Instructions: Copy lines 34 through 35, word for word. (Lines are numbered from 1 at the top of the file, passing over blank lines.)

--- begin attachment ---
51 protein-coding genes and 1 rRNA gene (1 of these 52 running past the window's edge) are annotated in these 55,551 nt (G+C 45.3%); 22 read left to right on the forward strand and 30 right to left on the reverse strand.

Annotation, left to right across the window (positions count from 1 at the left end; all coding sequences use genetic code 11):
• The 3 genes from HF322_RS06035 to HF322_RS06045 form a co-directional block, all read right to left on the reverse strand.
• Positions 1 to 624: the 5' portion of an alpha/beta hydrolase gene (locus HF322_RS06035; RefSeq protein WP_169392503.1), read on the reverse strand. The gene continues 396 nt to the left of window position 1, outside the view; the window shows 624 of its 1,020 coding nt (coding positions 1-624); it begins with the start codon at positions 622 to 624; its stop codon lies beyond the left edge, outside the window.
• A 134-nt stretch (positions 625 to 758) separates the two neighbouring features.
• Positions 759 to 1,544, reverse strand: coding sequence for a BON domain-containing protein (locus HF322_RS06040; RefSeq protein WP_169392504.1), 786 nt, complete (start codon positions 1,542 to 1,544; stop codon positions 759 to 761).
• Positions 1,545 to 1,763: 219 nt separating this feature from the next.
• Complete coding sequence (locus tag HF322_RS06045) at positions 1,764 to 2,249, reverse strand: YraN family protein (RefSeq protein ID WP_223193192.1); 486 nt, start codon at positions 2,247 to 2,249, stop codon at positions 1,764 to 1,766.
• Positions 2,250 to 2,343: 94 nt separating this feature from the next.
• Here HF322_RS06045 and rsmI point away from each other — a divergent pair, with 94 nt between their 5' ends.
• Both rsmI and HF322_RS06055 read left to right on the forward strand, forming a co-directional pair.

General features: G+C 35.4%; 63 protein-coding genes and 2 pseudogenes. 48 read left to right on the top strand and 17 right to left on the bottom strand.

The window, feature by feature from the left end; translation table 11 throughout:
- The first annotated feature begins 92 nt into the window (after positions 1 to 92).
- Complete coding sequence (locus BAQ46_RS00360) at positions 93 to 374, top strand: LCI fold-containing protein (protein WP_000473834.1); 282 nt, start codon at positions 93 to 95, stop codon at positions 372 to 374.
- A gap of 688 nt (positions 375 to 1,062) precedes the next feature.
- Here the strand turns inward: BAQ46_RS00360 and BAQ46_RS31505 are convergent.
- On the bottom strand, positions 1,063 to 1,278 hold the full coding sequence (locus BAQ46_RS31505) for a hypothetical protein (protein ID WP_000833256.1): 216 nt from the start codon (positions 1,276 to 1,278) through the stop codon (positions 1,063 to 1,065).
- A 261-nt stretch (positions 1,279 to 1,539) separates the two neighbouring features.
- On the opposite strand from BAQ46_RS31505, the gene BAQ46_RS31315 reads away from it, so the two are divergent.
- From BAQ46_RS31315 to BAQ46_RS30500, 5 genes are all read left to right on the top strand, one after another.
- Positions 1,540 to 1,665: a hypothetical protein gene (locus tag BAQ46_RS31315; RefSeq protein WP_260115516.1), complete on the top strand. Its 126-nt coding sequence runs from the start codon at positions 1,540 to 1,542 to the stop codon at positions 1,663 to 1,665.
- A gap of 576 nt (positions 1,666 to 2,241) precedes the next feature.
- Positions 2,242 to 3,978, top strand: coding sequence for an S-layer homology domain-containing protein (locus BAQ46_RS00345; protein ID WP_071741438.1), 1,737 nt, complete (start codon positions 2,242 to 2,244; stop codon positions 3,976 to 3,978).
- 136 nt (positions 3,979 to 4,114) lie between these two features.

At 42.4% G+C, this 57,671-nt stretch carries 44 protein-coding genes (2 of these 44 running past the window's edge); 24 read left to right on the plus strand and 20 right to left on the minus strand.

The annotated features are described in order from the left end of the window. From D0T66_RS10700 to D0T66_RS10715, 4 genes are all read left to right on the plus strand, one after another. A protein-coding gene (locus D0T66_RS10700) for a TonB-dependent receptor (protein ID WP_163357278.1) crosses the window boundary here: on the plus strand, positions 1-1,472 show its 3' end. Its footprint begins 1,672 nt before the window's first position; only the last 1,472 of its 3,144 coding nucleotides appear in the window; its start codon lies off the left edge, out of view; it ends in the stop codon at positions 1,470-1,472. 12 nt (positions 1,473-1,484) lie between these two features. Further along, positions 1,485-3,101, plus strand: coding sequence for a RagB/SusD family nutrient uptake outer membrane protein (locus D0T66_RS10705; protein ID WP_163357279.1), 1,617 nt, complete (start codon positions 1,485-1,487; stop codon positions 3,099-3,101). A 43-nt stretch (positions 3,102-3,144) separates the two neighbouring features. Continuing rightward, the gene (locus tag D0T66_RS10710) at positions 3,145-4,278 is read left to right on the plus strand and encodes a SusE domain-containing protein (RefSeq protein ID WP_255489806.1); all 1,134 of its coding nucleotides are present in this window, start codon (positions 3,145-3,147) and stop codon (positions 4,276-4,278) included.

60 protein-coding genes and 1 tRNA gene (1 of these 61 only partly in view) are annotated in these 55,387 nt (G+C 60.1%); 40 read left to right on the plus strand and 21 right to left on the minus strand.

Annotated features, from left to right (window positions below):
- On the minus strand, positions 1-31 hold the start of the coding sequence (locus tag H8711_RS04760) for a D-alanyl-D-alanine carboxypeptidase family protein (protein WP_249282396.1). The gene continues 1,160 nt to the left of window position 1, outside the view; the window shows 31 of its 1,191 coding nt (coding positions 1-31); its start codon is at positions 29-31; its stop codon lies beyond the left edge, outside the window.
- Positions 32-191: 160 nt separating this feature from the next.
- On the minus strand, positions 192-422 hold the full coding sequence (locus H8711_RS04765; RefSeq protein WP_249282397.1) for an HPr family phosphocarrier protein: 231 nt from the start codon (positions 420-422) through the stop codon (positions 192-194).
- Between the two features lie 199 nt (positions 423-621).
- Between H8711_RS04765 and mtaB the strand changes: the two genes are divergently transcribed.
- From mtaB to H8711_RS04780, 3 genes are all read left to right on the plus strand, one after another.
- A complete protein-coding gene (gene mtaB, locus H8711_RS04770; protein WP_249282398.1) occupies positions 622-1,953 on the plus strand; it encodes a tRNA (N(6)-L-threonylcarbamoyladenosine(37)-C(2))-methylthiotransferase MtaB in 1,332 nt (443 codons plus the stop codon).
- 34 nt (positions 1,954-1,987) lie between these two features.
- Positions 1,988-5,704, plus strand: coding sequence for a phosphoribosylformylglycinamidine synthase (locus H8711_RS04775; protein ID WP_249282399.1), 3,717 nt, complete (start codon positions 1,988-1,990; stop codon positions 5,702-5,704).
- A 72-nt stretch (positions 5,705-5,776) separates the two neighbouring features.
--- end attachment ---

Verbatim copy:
- Between H8711_RS04765 and mtaB the strand changes: the two genes are divergently transcribed.
- From mtaB to H8711_RS04780, 3 genes are all read left to right on the plus strand, one after another.